President Kiir and the International Criminal Court at the African Union Summit
Organization: The Sudd Institute
Type: Weekly Reviews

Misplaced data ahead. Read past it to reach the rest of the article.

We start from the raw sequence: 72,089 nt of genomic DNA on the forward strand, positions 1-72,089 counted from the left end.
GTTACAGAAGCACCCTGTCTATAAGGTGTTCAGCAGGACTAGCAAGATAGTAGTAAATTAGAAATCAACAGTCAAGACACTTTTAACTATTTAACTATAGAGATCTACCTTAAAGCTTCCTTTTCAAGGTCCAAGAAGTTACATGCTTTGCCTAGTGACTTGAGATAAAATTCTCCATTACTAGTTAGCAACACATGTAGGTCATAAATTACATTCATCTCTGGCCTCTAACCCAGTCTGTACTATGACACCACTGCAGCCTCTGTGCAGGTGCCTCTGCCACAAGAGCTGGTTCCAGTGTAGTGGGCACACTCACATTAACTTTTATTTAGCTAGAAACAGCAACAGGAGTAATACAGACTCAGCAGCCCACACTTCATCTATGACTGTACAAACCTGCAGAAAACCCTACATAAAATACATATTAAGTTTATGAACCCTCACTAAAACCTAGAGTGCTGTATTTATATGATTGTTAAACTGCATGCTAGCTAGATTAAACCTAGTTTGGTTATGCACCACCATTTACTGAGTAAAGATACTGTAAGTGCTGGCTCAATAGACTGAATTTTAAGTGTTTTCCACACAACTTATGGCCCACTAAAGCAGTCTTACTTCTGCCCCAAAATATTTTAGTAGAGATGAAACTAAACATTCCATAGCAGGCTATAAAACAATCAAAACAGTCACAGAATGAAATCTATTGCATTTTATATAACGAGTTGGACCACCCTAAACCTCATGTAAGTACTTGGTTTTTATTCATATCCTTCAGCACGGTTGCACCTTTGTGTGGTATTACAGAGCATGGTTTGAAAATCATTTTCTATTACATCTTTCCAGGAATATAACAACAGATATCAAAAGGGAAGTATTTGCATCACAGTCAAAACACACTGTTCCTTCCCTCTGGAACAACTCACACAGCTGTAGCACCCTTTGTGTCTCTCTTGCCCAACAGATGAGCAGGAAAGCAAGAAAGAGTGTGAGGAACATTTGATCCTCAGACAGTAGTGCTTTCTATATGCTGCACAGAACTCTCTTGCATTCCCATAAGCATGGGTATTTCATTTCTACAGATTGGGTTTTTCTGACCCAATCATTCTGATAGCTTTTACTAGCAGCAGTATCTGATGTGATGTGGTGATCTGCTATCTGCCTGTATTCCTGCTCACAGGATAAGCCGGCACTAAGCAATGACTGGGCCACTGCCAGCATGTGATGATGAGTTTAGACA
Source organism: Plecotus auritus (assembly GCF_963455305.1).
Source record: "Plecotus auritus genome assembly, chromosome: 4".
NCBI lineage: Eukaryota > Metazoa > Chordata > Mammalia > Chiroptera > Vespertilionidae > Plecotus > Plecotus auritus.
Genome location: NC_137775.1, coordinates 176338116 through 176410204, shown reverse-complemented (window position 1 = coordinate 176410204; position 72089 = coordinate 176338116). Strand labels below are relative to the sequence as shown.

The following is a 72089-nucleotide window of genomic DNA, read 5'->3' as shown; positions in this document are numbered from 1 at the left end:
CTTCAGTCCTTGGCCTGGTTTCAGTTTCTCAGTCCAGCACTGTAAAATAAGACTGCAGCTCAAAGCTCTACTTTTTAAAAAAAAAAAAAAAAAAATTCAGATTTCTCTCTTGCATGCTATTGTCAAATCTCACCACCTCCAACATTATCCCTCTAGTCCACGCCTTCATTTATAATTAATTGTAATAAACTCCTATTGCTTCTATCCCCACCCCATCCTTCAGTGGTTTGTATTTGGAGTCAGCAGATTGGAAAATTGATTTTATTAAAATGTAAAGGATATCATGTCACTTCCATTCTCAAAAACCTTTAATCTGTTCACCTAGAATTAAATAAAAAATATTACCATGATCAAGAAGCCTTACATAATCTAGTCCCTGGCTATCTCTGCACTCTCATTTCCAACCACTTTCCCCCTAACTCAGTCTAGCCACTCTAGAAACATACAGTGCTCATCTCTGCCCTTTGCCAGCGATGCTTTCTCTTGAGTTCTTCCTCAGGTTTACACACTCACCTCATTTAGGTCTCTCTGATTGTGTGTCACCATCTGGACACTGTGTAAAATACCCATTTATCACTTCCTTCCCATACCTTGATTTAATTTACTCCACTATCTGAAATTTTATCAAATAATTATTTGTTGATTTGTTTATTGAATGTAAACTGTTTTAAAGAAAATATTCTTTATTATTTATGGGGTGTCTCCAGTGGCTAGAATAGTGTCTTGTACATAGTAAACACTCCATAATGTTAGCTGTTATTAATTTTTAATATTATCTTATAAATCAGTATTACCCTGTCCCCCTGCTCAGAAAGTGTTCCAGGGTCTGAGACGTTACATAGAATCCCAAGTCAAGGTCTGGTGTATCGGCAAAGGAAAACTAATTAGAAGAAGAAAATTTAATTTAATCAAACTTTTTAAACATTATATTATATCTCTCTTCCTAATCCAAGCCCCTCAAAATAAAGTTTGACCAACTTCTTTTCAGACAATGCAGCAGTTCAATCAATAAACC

The question of whether the International Criminal Court (ICC) has been unjust to African leaders, singularly going after them, and probably driven by racism, has been an ongoing debate for about a decade now. These accusations against the ICC have never been based on a claim that the indicted African leaders, from Sudan’s Bashir to Chad’s Hissène Habrè, Laurent Gbagbo of Ivory Coast, Uganda’s Joseph Kony, Liberia’s Charles Taylor and many more, are innocent. The allegations that the ICC is racist are mainly based on the claim that the ICC has not been evenhanded across the globe. The suspicion by some African leaders has been premised on why the court has only indicted African leaders ever since it was created, when other world leaders like George W. Bush and Tony Blair, whose orders have allegedly resulted in war crimes in Iraq and Afghanistan, have not been equally indicted.